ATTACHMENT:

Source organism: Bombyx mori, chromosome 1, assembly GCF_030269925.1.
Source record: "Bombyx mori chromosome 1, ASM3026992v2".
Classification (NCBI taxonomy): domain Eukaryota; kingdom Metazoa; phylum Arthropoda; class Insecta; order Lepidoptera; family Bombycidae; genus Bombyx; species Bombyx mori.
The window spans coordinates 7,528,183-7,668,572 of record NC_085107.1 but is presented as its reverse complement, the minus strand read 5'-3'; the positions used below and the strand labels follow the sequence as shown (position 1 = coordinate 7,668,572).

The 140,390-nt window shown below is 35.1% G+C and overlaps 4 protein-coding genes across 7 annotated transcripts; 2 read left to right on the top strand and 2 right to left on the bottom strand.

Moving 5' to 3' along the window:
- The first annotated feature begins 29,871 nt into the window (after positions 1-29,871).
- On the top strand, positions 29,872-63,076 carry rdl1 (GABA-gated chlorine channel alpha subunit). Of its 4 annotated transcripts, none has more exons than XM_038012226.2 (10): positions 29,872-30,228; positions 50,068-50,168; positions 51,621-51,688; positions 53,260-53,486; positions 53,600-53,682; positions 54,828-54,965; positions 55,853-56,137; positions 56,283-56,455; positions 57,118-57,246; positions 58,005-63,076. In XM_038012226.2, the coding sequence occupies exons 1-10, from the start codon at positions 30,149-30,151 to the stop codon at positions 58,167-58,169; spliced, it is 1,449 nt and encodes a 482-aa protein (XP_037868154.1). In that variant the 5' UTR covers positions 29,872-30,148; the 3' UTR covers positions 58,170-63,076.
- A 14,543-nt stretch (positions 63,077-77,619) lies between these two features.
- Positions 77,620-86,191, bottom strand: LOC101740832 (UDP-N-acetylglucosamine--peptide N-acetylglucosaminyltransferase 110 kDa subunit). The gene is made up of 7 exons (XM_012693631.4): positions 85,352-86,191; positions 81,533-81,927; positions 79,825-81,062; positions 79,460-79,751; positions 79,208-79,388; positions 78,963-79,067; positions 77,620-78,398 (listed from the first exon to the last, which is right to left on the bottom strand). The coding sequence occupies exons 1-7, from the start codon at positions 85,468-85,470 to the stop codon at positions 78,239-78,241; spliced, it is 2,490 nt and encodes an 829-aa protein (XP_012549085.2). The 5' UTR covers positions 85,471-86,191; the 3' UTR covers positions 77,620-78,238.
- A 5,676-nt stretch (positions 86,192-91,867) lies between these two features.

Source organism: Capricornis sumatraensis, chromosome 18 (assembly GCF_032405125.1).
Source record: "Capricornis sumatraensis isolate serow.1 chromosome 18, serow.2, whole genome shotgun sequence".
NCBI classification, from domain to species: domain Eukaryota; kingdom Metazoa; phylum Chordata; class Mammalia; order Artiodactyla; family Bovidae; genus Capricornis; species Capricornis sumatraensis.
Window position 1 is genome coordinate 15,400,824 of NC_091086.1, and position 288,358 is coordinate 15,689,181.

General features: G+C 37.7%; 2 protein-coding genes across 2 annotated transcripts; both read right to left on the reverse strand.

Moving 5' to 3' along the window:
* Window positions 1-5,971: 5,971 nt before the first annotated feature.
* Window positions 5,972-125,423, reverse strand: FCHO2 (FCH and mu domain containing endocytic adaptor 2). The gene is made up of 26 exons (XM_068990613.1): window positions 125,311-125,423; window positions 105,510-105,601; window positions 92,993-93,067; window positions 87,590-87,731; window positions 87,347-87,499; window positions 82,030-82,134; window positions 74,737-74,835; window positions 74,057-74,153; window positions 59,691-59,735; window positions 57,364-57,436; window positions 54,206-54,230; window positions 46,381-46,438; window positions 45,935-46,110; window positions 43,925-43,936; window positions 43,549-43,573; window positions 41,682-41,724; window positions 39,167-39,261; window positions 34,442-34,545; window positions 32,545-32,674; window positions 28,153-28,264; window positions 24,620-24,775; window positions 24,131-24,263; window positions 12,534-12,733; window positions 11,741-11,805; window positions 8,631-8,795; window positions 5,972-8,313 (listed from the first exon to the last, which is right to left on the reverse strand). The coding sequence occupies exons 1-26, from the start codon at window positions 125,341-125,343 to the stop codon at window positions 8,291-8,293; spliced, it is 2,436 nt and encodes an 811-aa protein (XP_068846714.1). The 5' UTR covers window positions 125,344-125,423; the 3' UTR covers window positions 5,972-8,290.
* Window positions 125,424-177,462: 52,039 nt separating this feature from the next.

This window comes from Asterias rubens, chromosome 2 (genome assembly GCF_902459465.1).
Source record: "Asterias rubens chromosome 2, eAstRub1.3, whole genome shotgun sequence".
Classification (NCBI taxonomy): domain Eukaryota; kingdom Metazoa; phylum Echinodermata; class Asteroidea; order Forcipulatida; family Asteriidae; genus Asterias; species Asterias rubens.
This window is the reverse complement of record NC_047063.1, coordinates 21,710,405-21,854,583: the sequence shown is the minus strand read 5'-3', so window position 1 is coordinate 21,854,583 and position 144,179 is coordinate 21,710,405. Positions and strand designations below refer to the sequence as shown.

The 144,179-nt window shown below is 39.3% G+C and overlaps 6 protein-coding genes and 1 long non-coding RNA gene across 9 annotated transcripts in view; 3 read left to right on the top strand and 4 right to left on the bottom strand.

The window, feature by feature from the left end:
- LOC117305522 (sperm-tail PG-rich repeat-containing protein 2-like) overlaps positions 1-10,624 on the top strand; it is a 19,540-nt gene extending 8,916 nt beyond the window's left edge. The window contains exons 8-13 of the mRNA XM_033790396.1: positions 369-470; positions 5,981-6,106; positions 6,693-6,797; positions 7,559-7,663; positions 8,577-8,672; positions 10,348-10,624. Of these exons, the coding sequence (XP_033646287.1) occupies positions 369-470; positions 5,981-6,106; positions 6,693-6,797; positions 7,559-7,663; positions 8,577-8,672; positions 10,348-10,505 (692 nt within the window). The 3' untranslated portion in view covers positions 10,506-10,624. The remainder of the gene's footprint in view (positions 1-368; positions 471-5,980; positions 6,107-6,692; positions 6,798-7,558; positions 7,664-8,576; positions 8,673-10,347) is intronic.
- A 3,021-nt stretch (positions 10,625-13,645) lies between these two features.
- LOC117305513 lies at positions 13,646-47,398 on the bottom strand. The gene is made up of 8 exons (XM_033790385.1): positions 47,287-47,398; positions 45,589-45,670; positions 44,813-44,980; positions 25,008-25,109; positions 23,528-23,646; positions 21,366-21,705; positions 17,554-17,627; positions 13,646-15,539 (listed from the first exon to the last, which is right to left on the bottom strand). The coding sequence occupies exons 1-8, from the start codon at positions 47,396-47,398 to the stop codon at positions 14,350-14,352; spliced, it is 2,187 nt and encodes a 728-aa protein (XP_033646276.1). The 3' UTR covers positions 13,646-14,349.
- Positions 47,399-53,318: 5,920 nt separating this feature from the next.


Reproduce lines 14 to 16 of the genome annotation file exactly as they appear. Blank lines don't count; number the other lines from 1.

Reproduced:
NCBI classification, from domain to species: domain Eukaryota; kingdom Metazoa; phylum Chordata; class Mammalia; order Artiodactyla; family Bovidae; genus Capricornis; species Capricornis sumatraensis.
Window position 1 is genome coordinate 15,400,824 of NC_091086.1, and position 288,358 is coordinate 15,689,181.

General features: G+C 37.7%; 2 protein-coding genes across 2 annotated transcripts; both read right to left on the reverse strand.